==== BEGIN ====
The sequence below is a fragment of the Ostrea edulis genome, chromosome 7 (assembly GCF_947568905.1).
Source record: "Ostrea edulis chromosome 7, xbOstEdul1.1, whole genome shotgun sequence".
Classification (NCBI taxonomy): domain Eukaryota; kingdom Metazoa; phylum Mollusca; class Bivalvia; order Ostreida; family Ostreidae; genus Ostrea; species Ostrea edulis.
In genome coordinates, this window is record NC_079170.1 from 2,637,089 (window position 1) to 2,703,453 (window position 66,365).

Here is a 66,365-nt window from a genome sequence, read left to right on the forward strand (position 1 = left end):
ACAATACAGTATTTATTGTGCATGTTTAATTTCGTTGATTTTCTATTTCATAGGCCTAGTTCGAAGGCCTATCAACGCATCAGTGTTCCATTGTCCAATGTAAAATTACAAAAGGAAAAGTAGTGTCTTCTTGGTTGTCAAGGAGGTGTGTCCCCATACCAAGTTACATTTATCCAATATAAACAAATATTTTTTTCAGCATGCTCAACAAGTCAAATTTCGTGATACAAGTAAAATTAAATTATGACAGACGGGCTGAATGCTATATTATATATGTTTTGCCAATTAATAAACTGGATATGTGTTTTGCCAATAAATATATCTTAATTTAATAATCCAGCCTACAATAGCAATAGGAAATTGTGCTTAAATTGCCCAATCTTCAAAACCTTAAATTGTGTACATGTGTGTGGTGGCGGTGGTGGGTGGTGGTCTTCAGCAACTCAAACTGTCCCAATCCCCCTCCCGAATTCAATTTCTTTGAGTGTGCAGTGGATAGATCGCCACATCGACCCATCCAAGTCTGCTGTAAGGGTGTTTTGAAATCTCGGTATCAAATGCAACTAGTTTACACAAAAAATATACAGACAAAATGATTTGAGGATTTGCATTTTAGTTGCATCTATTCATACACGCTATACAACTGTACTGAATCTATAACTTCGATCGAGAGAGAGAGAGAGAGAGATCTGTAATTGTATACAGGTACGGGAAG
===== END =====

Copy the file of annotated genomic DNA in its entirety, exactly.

The sequence below is a fragment of the Ostrea edulis genome, chromosome 7 (assembly GCF_947568905.1).
Source record: "Ostrea edulis chromosome 7, xbOstEdul1.1, whole genome shotgun sequence".
Classification (NCBI taxonomy): domain Eukaryota; kingdom Metazoa; phylum Mollusca; class Bivalvia; order Ostreida; family Ostreidae; genus Ostrea; species Ostrea edulis.
In genome coordinates, this window is record NC_079170.1 from 2,637,089 (window position 1) to 2,703,453 (window position 66,365).

Here is a 66,365-nt window from a genome sequence, read left to right on the forward strand (position 1 = left end):
ACAATACAGTATTTATTGTGCATGTTTAATTTCGTTGATTTTCTATTTCATAGGCCTAGTTCGAAGGCCTATCAACGCATCAGTGTTCCATTGTCCAATGTAAAATTACAAAAGGAAAAGTAGTGTCTTCTTGGTTGTCAAGGAGGTGTGTCCCCATACCAAGTTACATTTATCCAATATAAACAAATATTTTTTTCAGCATGCTCAACAAGTCAAATTTCGTGATACAAGTAAAATTAAATTATGACAGACGGGCTGAATGCTATATTATATATGTTTTGCCAATTAATAAACTGGATATGTGTTTTGCCAATAAATATATCTTAATTTAATAATCCAGCCTACAATAGCAATAGGAAATTGTGCTTAAATTGCCCAATCTTCAAAACCTTAAATTGTGTACATGTGTGTGGTGGCGGTGGTGGGTGGTGGTCTTCAGCAACTCAAACTGTCCCAATCCCCCTCCCGAATTCAATTTCTTTGAGTGTGCAGTGGATAGATCGCCACATCGACCCATCCAAGTCTGCTGTAAGGGTGTTTTGAAATCTCGGTATCAAATGCAACTAGTTTACACAAAAAATATACAGACAAAATGATTTGAGGATTTGCATTTTAGTTGCATCTATTCATACACGCTATACAACTGTACTGAATCTATAACTTCGATCGAGAGAGAGAGAGAGAGAGATCTGTAATTGTATACAGGTACGGGAAG